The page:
Be Careful What You Read to Your Children

The book Stone Soup is a Newberry Award winning book, and what many consider to be a story of virtue beyond reproach.

I remember reading this story as part of a unit in Public School in the 3rd Grade. In fact, there was an in-class potluck based on the theme of this book to celebrate the unit.

Granted, that’s all I really remembered of it. The story had never stuck in my mind like the story of The Little Red Hen so vividly did, which teaches very simply and effectively that one should not expect a reward without contribution. That you are not entitled to the fruits of another’s labor. 

For all intents and purposes, The Little Red Hen is an Economics book, and a great one to plant the seeds of Capitalism into children.

When my son was old enough to start learning how to read, we stumbled across a box set of 20 small children’s paperback books that we had. Great for beginning readers. They were small books about manners, cooperation, being kind, etc. Books like Twinkle Twinkle Little Star and The Lion and the Mouse. In that set was Stone Soup.

Finding that book instantly brought back memories of that elementary classroom lunch, eating soup made from the ingredients that parent volunteers brought in. As far as the story went though, I didn’t really recollect it. I remembered that people pooled their ingredients together to make that pot of soup. I had long forgotten how that circumstance arrived, or even what the point of the stone was.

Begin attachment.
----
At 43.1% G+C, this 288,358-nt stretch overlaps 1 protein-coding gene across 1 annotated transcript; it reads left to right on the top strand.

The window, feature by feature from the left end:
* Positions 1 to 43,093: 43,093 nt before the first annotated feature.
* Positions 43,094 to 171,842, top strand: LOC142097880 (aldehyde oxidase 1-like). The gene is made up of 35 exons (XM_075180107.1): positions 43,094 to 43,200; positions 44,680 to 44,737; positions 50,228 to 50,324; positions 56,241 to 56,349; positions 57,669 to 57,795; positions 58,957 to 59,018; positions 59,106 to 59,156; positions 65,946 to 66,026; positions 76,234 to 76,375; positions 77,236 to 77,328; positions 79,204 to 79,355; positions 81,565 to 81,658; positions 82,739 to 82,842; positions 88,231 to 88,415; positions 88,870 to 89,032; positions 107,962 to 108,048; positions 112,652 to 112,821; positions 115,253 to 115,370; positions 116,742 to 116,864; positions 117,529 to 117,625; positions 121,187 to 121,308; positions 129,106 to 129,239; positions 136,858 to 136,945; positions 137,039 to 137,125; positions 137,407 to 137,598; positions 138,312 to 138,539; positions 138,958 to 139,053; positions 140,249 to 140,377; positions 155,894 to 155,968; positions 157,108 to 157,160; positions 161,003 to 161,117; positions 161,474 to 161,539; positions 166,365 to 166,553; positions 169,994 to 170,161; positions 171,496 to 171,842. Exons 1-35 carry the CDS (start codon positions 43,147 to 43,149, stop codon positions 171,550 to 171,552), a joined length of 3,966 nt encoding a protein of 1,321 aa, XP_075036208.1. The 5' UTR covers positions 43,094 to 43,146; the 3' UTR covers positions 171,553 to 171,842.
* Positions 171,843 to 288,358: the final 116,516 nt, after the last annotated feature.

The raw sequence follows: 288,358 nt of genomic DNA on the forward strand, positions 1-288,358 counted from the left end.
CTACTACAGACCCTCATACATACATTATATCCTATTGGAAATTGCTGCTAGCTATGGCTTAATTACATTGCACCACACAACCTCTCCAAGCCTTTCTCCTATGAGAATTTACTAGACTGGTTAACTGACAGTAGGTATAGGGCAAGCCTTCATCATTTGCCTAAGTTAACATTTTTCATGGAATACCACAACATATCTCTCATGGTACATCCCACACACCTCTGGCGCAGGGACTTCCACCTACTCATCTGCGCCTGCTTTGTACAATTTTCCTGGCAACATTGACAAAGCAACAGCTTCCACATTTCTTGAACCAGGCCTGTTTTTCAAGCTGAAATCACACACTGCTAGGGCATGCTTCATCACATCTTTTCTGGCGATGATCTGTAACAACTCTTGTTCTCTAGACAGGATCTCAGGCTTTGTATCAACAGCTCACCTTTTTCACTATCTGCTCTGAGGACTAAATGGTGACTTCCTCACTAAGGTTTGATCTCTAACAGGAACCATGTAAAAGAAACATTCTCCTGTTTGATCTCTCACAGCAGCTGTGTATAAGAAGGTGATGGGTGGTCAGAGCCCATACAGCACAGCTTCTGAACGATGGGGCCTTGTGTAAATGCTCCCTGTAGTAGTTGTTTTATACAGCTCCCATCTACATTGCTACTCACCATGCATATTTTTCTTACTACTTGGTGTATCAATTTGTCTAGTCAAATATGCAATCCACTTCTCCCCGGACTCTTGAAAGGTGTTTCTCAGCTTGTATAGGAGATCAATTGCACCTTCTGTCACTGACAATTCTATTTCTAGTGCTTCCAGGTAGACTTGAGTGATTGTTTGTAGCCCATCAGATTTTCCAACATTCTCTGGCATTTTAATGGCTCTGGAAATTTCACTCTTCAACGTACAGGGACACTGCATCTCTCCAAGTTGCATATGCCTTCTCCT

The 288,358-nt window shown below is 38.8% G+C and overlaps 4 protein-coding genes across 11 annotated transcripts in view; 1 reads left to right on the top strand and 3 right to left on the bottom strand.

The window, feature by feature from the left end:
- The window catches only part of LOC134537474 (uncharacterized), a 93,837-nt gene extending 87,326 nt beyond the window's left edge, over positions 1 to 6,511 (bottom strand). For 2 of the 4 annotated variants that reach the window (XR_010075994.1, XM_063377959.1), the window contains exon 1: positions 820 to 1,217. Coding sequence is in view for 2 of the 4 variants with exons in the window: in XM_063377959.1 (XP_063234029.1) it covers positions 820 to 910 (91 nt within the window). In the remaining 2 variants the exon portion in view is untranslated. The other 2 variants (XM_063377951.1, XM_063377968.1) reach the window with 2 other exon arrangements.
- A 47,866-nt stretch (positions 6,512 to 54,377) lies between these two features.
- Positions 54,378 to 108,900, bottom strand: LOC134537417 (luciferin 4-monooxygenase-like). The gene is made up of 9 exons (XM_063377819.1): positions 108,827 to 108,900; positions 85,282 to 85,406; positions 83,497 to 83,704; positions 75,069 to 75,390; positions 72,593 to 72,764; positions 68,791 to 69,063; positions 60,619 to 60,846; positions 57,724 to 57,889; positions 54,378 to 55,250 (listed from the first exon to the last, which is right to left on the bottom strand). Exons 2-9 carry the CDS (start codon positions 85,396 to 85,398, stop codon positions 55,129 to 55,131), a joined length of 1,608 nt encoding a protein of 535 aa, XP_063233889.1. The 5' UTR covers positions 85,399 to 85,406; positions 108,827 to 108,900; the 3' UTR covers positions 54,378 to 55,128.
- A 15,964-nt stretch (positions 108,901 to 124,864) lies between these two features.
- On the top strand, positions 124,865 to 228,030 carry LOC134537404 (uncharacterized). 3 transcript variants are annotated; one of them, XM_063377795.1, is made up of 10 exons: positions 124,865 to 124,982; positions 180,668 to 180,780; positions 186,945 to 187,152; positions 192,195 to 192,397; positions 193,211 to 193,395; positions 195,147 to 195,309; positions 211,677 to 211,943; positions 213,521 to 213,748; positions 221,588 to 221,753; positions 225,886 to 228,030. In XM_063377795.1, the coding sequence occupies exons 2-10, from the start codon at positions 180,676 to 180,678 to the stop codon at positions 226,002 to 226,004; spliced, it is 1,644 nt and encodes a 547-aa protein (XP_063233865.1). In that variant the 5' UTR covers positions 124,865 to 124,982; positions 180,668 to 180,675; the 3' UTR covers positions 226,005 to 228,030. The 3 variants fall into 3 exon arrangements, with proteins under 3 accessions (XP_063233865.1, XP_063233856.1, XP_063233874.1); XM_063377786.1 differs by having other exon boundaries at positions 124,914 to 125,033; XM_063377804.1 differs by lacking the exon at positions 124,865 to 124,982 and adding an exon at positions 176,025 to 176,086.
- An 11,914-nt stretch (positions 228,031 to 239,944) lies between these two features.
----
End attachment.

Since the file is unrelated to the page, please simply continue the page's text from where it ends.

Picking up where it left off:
I was shocked as we read that book together. In fact, I threw it out directly afterward. After all, the means to the end is the true moral of the story, from which any supposed virtue would derive from.

The moral of this story is to use deception to acquire other people’s resources without contributing anything of value yourself. It’s the polar opposite of The Little Red Hen.

A traveling vagabond begs village people for food, who don’t have much of their own. He tricks the people into believing that his magic stone will make the best soup they’ve ever had, so long as they all contribute the little that they had.

They all contributed what they had, and made a large pot of soup that they all shared, including the vagabond, who contributed nothing but trickery. The vagabond is the story’s primary beneficiary. The story centers around him, and at the end as he’s leaving the village, he keeps the stone so he can do it again in the next village.

The story attempts to paint a Happily Ever After picture, while ignoring the glaring problem that the vagabond was leaving a village that had just depleted its entire food supply. It attempts to paint a rosey picture through his deceptive direction, all while he contributed nothing. He’s also going to do it again—and leave another village without resources.

That’s the moral of Stone Soup.

Trickery is not cooperation, and is nothing to be celebrated. In direct contrast, The Little Red Hen teaches the rewards of cooperation and productivity. It also likewise teaches the consequences of not being productive, and the disappointment of expecting the fruits of someone else’s labor. No bread.

Throw away Stone Soup. It’s Marxist propaganda that celebrates envy and entitlement to any length necessary, and pans away from the logical conclusion before it strikes. Your children should be reading The Little Red Hen.

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